Bannock people in Idaho
|89 alone and in combination|
|Regions with significant populations|
|United States ( Idaho)|
|Northern Paiute language, English|
|Native American Church, Sun Dance, traditional tribal religion, Christianity, Ghost Dance|
|Related ethnic groups|
|Northern Paiute, Northern Shoshone|
The Bannock tribe were originally Northern Paiute but are more culturally affiliated with the Northern Shoshone. They are in the Great Basin classification of Indigenous People. Their traditional lands include northern Nevada, southeastern Oregon, southern Idaho, and western Wyoming. Today they are enrolled in the federally recognized Shoshone-Bannock Tribes of the Fort Hall Reservation of Idaho, located on the Fort Hall Indian Reservation.
Traditionally, the Northern Paiute traded with surrounding tribes. The bands in eastern Oregon traded with the tribes to the north, who by 1730 had acquired the horse. In the mid-18th century, some bands developed a horse culture and split off to become the Bannock tribe. The horse gave the tribe a greater range, from Oregon to northern Nevada, southern Idaho,  and western Wyoming. They forayed from there on the Bannock Trail to Montana and Canada to hunt buffalo.
The Bannock made pottery, utensils from mountain sheep horns, and carrying bags from salmon skin. Their petroglyphs date back before European contact, and, after the introduction of glass beads, they transferred their geometric design to beadwork. For water transport, they made tule reed rafts. Prior to the late 19th century, Bannock people fished for salmon on the Snake River in Idaho and in the fall, they hunted buffalo herds. Buffalo hides provided material for tipis.
The Bannock are prominent in American history due to the Bannock War of 1878. After the war, the Bannock moved onto the Fort Hall Indian Reservation with the Northern Shoshone and gradually their tribes merged. Today they are called the Shoshone-Bannock. The Bannock live on the Fort Hall Indian Reservation, 544,000 acres (2,201 km²) in Southeastern Idaho. Lemhi and Northern Shoshone live with the Bannock Indians.
In the 2010 Census, 89 people identified as Bannock ancestry, 38 full-blooded. However, 5,315 are enrolled in the Shoshone-Bannock Tribes of the Fort Hall Reservation, not stating specifically their tribe.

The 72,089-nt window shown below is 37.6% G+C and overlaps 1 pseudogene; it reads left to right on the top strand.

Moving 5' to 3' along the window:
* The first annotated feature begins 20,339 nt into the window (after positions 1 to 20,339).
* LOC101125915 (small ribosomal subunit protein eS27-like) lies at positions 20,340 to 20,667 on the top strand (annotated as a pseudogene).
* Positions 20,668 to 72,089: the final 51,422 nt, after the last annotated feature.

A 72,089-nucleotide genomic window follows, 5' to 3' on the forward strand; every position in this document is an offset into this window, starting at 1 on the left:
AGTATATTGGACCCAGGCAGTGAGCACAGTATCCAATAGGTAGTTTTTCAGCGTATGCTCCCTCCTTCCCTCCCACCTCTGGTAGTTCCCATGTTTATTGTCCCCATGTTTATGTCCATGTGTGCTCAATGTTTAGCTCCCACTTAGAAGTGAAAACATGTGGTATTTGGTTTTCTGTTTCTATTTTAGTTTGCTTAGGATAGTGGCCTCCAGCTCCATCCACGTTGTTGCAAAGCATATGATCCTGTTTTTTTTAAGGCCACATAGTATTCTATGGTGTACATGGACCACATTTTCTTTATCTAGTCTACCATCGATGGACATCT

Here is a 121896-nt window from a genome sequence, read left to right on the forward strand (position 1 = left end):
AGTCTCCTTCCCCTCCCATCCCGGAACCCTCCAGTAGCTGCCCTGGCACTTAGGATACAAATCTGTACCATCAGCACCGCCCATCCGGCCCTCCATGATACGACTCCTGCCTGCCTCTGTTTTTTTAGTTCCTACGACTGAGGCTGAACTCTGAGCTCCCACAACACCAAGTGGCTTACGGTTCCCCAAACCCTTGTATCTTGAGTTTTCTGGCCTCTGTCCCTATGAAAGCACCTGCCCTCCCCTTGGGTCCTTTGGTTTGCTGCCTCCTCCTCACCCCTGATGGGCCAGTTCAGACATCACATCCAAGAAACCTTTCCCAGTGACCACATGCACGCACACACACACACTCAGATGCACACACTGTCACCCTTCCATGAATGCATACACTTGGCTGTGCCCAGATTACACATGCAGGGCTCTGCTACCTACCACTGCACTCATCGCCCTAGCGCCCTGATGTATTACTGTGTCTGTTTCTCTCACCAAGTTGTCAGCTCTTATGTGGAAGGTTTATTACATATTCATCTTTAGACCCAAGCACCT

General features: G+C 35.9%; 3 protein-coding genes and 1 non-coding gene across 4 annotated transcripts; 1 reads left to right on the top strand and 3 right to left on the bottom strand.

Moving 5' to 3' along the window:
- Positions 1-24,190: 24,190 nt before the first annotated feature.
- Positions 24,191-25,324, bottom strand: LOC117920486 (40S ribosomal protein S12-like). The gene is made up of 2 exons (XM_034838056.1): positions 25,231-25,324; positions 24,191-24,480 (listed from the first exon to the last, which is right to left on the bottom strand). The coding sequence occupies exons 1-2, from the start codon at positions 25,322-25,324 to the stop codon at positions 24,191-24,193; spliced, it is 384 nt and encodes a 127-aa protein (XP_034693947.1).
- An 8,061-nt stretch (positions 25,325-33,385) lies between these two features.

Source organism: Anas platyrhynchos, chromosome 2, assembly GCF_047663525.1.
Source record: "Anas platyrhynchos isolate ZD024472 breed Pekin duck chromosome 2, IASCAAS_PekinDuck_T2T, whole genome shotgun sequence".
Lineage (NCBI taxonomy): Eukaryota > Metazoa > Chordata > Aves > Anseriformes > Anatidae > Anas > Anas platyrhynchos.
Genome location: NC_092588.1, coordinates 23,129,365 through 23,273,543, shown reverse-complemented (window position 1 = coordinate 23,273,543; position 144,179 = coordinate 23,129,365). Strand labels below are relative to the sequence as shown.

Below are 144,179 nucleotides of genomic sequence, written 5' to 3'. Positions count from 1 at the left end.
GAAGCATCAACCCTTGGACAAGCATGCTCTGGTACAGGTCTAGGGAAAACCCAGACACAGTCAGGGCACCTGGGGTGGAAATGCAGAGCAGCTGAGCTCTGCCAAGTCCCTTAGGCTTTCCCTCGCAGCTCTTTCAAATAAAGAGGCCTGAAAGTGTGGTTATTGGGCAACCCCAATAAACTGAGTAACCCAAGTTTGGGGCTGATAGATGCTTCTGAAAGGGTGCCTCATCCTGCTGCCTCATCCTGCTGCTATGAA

Notable Bannock people
- Mary Jo Estep, elementary music teacher and survivor of the Battle of Kelley Creek
- Sally Young Kanosh, adopted daughter of Brigham Young, wife of Kanosh
- Mark Trahant, journalist
- Randy'L He-dow Teton, model
- LaNada War Jack, leader of the Third World Strikes and the Occupation of Alcatraz, activist, tribal politician, and academic
- "2010 Census CPH-T-6. American Indian and Alaska Native Tribes in the United States and Puerto Rico: 2010" (PDF). www.census.gov. Archived from the original (PDF) on 9 December 2014. Retrieved 1 January 2015.
- Kuiper, Kathleen, ed. (2011). American Indians of California, the Great Basin, and the Southwest. Britannica Educational Publications. p. 46.
- " Northern Paiute - Religion and Expressive Culture ". Countries and Their Cultures. (retrieved 14 Aug 2011)
- Pritzker 2000, p. 236
- Pritzker 2000, p. 226.
- Pritzker 2000, p. 224.
- Chisholm 1911, Banate. sfn error: no target: CITEREFChisholm1911 (help)
- "History of the Shoshone-Bannock Tribes". www.shoshonebannocktribes.com. Archived from the original on 2015-05-11. Retrieved 8 July 2015.
- Pritzker 2000, p. 238.
- Pritzker 2000, p. 225.
- Johnson, Troy R. (2009). "Boyer, LaNada (Means)". In Finkelman, Paul; Garrison, Tim Alan (eds.). Encyclopedia of United States Indian Policy and Law. Washington, D.C.: CQ Press. doi:10.4135/9781604265767.n77. ISBN 978-1-933116-98-3. – via SAGE Publishing (subscription required)
- Pritzker, Barry M. (2000). A Native American Encyclopedia: History, Culture, and Peoples. Oxford, England: Oxford University Press. ISBN 978-0-19-513877-1.
|Wikimedia Commons has media related to Bannock.|
- Shoshone-Bannock Tribes, Official Website
- List of Native American peoples in the United States